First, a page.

A prison officer has been murdered after shots were fired at his car, which then crashed on the M1 in Northern Ireland.
The shooting happened on the Belfast bound carriageway between the M12 Portadown exit and the Lurgan interchange at 07:30 GMT on Thursday.
The man who died was very experienced and had worked through the Troubles.
Police are investigating a link between the attack and a burnt-out car found in Lurgan, County Armagh.
NI’s first and deputy first ministers condemned this “brutal attack”.
In a joint statement, Peter Robinson and Martin McGuinness said there could be no justification for this murder.
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“People who work for the Prison Service play a crucial role in our community and any attack on them is an attack on all of us,” they said.
“Actions like this have no place in society and those who carried out this murder have nothing positive to contribute.
“We refuse to let the people behind this attack divert us from building a better and peaceful future for everyone.”
Justice Minister David Ford said the murder was “shocking news for everyone in Northern Ireland”.
“My sympathy goes out to his family and colleagues. It is a family and a human tragedy,” he said.
“But this is a sign of those seeking to drag us back into the past when most of NI is preparing for a different future.”
Mr Ford said that dissident republicans – thought to be behind the attack – had very little support but could be ruthless.
He said the threat level in Northern Ireland remained severe and individual prison and police officers had been targeted.
“But it is a matter of getting the measure of the deadly threat and yet the limited support that it has.”
NI Secretary Theresa Villiers said it was “a cowardly and evil attack”.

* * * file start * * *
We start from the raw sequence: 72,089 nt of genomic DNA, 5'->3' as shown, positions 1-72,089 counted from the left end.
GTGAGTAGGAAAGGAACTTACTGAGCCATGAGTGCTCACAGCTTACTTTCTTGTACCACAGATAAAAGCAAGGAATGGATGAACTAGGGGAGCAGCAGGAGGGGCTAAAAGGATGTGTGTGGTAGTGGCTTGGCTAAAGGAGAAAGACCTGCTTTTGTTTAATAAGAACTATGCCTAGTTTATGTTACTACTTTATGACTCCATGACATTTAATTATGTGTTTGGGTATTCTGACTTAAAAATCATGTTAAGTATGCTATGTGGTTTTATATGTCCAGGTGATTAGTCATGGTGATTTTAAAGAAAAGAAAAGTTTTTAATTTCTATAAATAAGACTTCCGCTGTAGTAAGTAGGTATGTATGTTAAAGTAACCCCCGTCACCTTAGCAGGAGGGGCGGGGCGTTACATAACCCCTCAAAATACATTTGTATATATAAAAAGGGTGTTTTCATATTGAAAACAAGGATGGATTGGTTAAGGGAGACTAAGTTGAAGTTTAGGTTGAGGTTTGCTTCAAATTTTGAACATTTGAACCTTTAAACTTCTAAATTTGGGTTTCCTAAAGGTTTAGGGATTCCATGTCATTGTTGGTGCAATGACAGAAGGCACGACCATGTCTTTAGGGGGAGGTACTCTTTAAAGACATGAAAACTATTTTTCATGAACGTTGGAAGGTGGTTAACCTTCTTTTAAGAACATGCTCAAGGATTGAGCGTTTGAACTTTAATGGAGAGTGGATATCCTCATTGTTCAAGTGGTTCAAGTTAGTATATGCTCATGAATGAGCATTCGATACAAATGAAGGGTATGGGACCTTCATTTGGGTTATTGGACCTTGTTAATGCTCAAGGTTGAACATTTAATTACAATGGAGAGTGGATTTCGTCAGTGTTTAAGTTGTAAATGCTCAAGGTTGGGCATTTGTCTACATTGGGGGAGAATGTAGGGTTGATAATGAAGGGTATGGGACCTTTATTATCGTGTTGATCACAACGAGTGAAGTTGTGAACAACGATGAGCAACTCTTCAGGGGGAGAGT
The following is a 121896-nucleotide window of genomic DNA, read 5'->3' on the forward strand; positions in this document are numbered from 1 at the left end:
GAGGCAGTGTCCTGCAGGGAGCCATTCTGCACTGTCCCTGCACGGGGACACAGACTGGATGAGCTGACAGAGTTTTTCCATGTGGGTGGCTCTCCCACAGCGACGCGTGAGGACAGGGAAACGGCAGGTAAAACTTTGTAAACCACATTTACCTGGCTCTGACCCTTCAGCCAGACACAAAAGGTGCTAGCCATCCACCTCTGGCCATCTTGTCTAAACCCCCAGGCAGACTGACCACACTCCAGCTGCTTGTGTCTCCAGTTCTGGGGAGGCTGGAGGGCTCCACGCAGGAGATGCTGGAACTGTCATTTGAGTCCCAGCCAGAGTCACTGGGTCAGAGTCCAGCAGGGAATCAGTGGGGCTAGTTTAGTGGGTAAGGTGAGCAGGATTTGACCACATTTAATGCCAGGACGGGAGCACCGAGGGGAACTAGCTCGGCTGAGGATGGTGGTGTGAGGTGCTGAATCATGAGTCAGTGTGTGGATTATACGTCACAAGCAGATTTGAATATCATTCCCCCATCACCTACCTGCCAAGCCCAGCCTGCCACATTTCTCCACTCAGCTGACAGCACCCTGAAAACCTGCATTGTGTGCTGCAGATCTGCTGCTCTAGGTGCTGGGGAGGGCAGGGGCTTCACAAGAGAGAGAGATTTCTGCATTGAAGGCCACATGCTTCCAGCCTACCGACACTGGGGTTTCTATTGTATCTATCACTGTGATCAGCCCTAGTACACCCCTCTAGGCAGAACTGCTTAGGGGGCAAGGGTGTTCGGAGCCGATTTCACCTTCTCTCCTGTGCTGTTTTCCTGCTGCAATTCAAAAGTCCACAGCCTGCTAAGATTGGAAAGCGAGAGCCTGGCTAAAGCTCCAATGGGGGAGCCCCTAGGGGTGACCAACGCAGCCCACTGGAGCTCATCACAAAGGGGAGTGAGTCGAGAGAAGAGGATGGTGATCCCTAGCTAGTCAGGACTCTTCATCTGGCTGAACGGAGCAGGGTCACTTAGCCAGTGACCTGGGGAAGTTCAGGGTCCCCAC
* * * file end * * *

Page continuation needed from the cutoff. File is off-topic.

“The thoughts and deepest sympathy of us all are with the family, friends and colleagues of the murdered prison officer,” she said.
“Like his colleagues across the prison service he was dedicated to serving the whole community in Northern Ireland. This is in stark contrast to the people responsible for this despicable crime.”
Labour’s Shadow Northern Ireland Secretary Vernon Coaker said the attack was “sickening and despicable”.
“Prison officers do a remarkable job in very difficult circumstances. An attack on any one them is an attack on the criminal justice system, the law and the community,” he said.
SDLP assembly member for Upper Bann, Dolores Kelly, said the incident was “sickening and disturbing”.
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East Belfast MP Naomi Long also expressed sadness following the shooting.
“It has particular ramifications for people,” she said. “It is very distressing but also very upsetting in a political way. What the people in Northern Ireland want is for this to be over.”
This is the thirtieth prison worker to be murdered since 1974 in Northern Ireland.
The last prison officer killed was Jim Peacock who died on 1 September 1993.
Loyalist paramilitary gunmen from the Ulster Volunteer Force (UVF) sledgehammered their way into the Peacock family’s Joanmount Park home in north Belfast and shot him dead.
The motorway has been closed in both directions.